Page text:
Montblanc Starwalker Space Blue - Tactile Taste

Montblanc Starwalker Space Blue - Tactile Taste

I'm going to try to make this week's blog article short and sweet. I've been meaning to write about Montblanc's Starwalker pens for a while, and the new Space Blue series finally pushed me over the edge. I don't own any Montblanc pens myself, but this new Starwalker really intrigues me. Like other Starwalkers, it's a sleek and futuristic shape that evokes a much more contemporary mood than the iconic Meisterstück introduced in 1951. The Starwalker pen collection was first launched in 2003, and was intended to appeal to a younger audience or to anyone who wants something a little more daring than the classic cigar-shaped pen. It offers a very different look and feel, while still retaining the uniqueness and prestige of a Montblanc. I'm a big fan of science fiction and modernist design, so I can't help being attracted to the space age curves and lines of these pens that pay tribute to space exploration and our place in the universe.


Fineliner, Ballpoint, and Fountain

Like many pens, Starwalkers come in three different formats, but instead of the standard fountain pen, rollerball, and ballpoint, Starwalkers can be fountain pens, fineliners, or ballpoints.  If you've ever used an ultra-fine Sharpie or a Micron drawing pen, you know what a fineliner is.  Fineliners are easy to use and have very precise tips that are great for sketching or writing. I find them very enjoyable, and I especially like the Montblanc fineliner pen, which has a little bit of give to it, so it feels smooth, natural, and a little bouncy in your hand. It's extremely easy to control and to write or draw with comfortably, and has a far nicer feel on the paper than your standard disposable fineliner does. The Montblanc fineliner pen can be refilled with either fineliner refills (which come in both medium and broad, and in a number of different colors), or with rollerball refills, which also come in lots of colors and in either fine or medium line widths.  We have them in Mystery Black, Pacific Blue, Nightfire Red, Fortune Green, Chestnut Brown, Amethyst Purple, Manganese Orange, Walt Disney, Barbados Blue, and Modena Red right now. I love how versatile that is!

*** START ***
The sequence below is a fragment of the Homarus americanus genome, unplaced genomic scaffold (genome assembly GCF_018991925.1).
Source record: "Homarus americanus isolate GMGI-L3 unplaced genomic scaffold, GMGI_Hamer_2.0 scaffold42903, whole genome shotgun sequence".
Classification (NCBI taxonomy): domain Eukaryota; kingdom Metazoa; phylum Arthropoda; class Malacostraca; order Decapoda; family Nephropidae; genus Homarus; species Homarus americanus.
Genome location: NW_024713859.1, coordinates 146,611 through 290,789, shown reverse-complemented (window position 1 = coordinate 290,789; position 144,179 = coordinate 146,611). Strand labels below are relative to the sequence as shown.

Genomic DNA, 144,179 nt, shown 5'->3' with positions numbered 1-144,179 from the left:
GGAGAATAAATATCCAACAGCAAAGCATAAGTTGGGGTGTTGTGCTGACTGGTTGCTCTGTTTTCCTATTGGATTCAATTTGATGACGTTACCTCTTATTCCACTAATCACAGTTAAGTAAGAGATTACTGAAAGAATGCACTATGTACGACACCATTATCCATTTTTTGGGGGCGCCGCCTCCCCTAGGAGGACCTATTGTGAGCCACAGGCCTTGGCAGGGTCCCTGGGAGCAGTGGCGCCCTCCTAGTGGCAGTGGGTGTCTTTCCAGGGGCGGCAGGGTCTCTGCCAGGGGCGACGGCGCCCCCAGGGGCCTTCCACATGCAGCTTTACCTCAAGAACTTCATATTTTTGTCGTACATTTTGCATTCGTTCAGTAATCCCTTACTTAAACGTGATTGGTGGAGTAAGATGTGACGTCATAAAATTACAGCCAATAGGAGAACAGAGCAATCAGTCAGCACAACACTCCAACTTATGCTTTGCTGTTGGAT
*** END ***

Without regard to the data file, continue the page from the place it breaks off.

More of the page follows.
The Starwalker ballpoints are pretty straightforward, but note that, again, you can refill them with quite a few different fun and interesting colors. When choosing your Starwalker refills, be sure to get the Montblanc standard size, not mini or LeGrand size!  It can be a little confusing, so, if you aren't sure which refill to get, it doesn't hurt to ask a customer service agent to help you before you order.

Starwalker fountain pens are filled with a converter or a cartridge, and we have a huge selection of Montblanc fountain pen inks. Check out my recent blog article to read more about them.  It's easy to refill your Starwalker with a Montblanc ink cartridge or use the converter that comes with your pen to refill it from a bottle. Their nibs are Au585 gold (14 karats).


Nine Distinct Looks and Feels

In addition to the three different types of pens (fountain, fineliner, and ballpoint), Starwalkers come in three different combinations of materials, so there are actually nine possibilities when you choose a Starwalker. I only brought home three pens for my photoshoot, because I didn't want to have nine Montblancs away from the store, but I chose one to represent each type:  resin, doué (two-tone; part resin and part metal), and all metal. All three styles, even the resin one, have metal end finials and front sections in the fineliner and fountain models. In most of my photos, you'll see an all-metal fountain pen, a doué fineliner, and a resin ballpoint.

The resin material is much lighter than the other two, the doué is an intermediate weight, and the all metal is quite weighty, but all three styles are well-balanced and comfortable in the hand.  The fineliner and fountain pen are designed to be used with the cap posted on the back of the pen (although you don't have to do this, of course, if you prefer the weight or feel with the cap set to the side), and they feature a threaded area right above the end finial, so your cap can securely screw onto the back of the pen. I really like this thoughtful detail.